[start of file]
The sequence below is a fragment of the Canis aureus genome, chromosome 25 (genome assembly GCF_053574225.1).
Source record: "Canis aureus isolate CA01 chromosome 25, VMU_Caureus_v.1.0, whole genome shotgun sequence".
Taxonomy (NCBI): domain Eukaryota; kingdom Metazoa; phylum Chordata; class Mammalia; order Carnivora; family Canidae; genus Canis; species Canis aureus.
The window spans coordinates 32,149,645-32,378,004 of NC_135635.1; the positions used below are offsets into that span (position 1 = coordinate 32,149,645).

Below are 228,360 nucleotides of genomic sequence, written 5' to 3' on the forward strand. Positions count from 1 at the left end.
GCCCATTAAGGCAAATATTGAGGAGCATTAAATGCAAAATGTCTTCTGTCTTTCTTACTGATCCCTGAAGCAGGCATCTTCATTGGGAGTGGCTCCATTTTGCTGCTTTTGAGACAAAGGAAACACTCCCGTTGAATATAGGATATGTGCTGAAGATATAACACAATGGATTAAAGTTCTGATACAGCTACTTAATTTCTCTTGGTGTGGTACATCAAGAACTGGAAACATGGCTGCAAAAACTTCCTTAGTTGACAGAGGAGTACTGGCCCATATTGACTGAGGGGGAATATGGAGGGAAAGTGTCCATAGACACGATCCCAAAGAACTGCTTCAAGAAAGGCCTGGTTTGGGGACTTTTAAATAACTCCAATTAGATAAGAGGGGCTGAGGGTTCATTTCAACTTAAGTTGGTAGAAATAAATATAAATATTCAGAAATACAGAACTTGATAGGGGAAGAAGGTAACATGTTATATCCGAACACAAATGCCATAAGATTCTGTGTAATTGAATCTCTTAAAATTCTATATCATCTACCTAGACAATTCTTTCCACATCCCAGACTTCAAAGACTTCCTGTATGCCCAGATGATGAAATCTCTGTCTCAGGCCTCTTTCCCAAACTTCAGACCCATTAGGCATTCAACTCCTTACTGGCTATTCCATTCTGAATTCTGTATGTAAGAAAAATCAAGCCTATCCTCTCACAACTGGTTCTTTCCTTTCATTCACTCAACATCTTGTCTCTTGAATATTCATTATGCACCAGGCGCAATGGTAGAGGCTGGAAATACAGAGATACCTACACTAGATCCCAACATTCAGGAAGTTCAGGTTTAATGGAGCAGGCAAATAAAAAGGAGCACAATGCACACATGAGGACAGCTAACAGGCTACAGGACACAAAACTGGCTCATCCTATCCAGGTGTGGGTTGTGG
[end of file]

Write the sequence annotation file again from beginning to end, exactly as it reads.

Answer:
The sequence below is a fragment of the Canis aureus genome, chromosome 25 (genome assembly GCF_053574225.1).
Source record: "Canis aureus isolate CA01 chromosome 25, VMU_Caureus_v.1.0, whole genome shotgun sequence".
Taxonomy (NCBI): domain Eukaryota; kingdom Metazoa; phylum Chordata; class Mammalia; order Carnivora; family Canidae; genus Canis; species Canis aureus.
The window spans coordinates 32,149,645-32,378,004 of NC_135635.1; the positions used below are offsets into that span (position 1 = coordinate 32,149,645).

Below are 228,360 nucleotides of genomic sequence, written 5' to 3' on the forward strand. Positions count from 1 at the left end.
GCCCATTAAGGCAAATATTGAGGAGCATTAAATGCAAAATGTCTTCTGTCTTTCTTACTGATCCCTGAAGCAGGCATCTTCATTGGGAGTGGCTCCATTTTGCTGCTTTTGAGACAAAGGAAACACTCCCGTTGAATATAGGATATGTGCTGAAGATATAACACAATGGATTAAAGTTCTGATACAGCTACTTAATTTCTCTTGGTGTGGTACATCAAGAACTGGAAACATGGCTGCAAAAACTTCCTTAGTTGACAGAGGAGTACTGGCCCATATTGACTGAGGGGGAATATGGAGGGAAAGTGTCCATAGACACGATCCCAAAGAACTGCTTCAAGAAAGGCCTGGTTTGGGGACTTTTAAATAACTCCAATTAGATAAGAGGGGCTGAGGGTTCATTTCAACTTAAGTTGGTAGAAATAAATATAAATATTCAGAAATACAGAACTTGATAGGGGAAGAAGGTAACATGTTATATCCGAACACAAATGCCATAAGATTCTGTGTAATTGAATCTCTTAAAATTCTATATCATCTACCTAGACAATTCTTTCCACATCCCAGACTTCAAAGACTTCCTGTATGCCCAGATGATGAAATCTCTGTCTCAGGCCTCTTTCCCAAACTTCAGACCCATTAGGCATTCAACTCCTTACTGGCTATTCCATTCTGAATTCTGTATGTAAGAAAAATCAAGCCTATCCTCTCACAACTGGTTCTTTCCTTTCATTCACTCAACATCTTGTCTCTTGAATATTCATTATGCACCAGGCGCAATGGTAGAGGCTGGAAATACAGAGATACCTACACTAGATCCCAACATTCAGGAAGTTCAGGTTTAATGGAGCAGGCAAATAAAAAGGAGCACAATGCACACATGAGGACAGCTAACAGGCTACAGGACACAAAACTGGCTCATCCTATCCAGGTGTGGGTTGTGG